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Rainbow Islands – NES

Rainbow Islands – NES

 

2362152-nes_rainbowislandsPlatform: NES

Developer: Taito

Publisher: Taito

Release Date (NA): 1991

Genre: Platformer

Rating: 7.5 out of 10

Reviewed by: Solo Joelo

Rainbow Islands, released on the NES in 1991, is billed as “The Story of Bubble Bobble 2”. However, it’s not a direct sequel to the original Bubble Bobble game – it would be more appropriate to call it a spiritual successor. The main characters are the same, except in human form (if you haven’t played Bubble Bobble, they are humans that have been turned into dragons in that story). Yet, the game itself is completely different. Bubble Bobble is unique, and while Rainbow Islands takes a bit more of a traditional platforming approach, it still has a very particular feel.

There isn’t much of a story to Rainbow Islands collect treasure, beat the game, and you win a whole pile of treasure. Simple enough, except that there is an extra mechanic to the story. You must collect a gem representing every color of the rainbow in order to get a more satisfying ending. If you don’t do this, the game will tell you that “something doesn’t feel right” while you’re sitting atop your gigantic pile of treasure. Whichever way you choose to play it, this story design gives the game a replay value that is absent from a lot of platformers.

Taken from Console Classix The gameplay is truly where Rainbow Islands shines. Your character creates rainbows that act as a weapon and an extra platform. Once you get enough points, your rainbow is upgraded and you can create two simultaneous rainbows. You can walk up onto the rainbow, but if you jump on top of them they fall down the screen, destroying any enemies in their path. In later levels, there are creatures that can quickly follow you up your rainbows.

This gives the game a fast-paced and unique feel, in addition to creating additional challenges the further you are along. Even if you get into a routine of just using your rainbows to quickly glide up the screen, once you progress far enough this tactic will no longer work, causing you to adjust your gameplay style. The game does this because once you reach the final boss, you must use every tactic you’ve learned in order to beat it. In this aspect, Rainbow Islands has nearly perfect gameplay – it lets you learn on your own as you go along without having to explicitly tell you which buttons to push or how to do something new like a lot of modern games.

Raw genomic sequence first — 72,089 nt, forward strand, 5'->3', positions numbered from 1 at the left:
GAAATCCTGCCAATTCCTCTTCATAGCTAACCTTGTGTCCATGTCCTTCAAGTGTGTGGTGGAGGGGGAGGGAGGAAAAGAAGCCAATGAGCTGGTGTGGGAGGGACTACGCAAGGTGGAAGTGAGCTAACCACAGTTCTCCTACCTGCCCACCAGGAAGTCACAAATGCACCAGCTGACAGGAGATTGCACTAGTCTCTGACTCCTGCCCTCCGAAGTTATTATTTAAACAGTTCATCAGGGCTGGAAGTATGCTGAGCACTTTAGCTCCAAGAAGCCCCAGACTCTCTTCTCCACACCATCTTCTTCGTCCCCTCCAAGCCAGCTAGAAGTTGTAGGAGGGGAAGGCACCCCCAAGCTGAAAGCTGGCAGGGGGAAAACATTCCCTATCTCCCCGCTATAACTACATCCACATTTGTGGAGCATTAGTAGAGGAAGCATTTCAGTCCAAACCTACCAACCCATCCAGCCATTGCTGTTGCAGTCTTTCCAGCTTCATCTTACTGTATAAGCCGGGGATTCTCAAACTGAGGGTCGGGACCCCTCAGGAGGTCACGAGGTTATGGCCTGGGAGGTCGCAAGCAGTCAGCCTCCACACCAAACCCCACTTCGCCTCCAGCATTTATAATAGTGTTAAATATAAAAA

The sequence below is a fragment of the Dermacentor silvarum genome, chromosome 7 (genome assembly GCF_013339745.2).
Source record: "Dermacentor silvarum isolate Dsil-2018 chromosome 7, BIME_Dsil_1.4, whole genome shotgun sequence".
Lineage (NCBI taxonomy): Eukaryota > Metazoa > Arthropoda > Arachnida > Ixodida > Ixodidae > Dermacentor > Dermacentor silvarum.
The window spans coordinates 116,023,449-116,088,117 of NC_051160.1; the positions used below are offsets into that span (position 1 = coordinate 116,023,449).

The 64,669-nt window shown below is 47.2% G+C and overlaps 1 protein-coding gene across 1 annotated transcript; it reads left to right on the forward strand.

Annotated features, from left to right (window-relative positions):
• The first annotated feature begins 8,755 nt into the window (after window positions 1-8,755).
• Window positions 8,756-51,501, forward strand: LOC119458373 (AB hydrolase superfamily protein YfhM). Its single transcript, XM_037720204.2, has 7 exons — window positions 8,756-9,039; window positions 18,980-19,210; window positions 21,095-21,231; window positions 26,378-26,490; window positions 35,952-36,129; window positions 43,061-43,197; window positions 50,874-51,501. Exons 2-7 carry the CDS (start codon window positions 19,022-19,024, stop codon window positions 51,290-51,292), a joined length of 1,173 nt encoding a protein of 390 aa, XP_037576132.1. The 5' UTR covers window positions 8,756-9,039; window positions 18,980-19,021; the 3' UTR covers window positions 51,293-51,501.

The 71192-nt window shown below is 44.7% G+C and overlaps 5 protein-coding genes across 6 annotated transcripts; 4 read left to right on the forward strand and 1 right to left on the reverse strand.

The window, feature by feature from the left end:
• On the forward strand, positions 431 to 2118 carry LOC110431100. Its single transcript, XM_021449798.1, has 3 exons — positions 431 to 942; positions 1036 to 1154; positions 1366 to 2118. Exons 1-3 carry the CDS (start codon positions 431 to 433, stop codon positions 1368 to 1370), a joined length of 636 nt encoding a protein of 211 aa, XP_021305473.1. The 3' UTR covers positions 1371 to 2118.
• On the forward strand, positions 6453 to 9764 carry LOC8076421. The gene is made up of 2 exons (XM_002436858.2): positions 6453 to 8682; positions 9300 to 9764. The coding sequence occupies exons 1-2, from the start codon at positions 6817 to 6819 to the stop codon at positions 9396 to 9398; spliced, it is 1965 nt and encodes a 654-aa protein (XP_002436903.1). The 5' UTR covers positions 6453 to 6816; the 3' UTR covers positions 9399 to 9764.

Rainbow Island’s atmosphere has a very strange feel. Not to spoil it, but the seventh island has kimono houses with giant geisha heads attached to tentacles inside that can easily kill the player if the timing of your jumps is even slightly off. It gets progressively darker, and the “mechanical” island is quite creepy with minimal sounds – just out-of-tune bleeps and bloops that are in stark contrast to the cutesy feel of the first couple of islands. The score serves its purpose – it’s just kind of there, apart from the “mechanical” island, where the minimal sounds produce a very cold atmosphere. Luckily, no part of the soundtrack of game sounds are annoying enough to be detrimental to the game.

If you are of the opinion that the platforming genre is worn out, Rainbow Islands is such a unique and downright fun game that it will change your mind. The increasing difficulty and the “extra ending” aspect of the story will appeal to hardcore gamers while the fast-paced gameplay and pleasant look of the graphics will appeal to even the most casual of gamers. It’s one of the games where you’ll spend hours playing because it does get rather difficult towards the end, but even if you don’t beat it you’ll still enjoy yourself.

Written by Nerd Bacon

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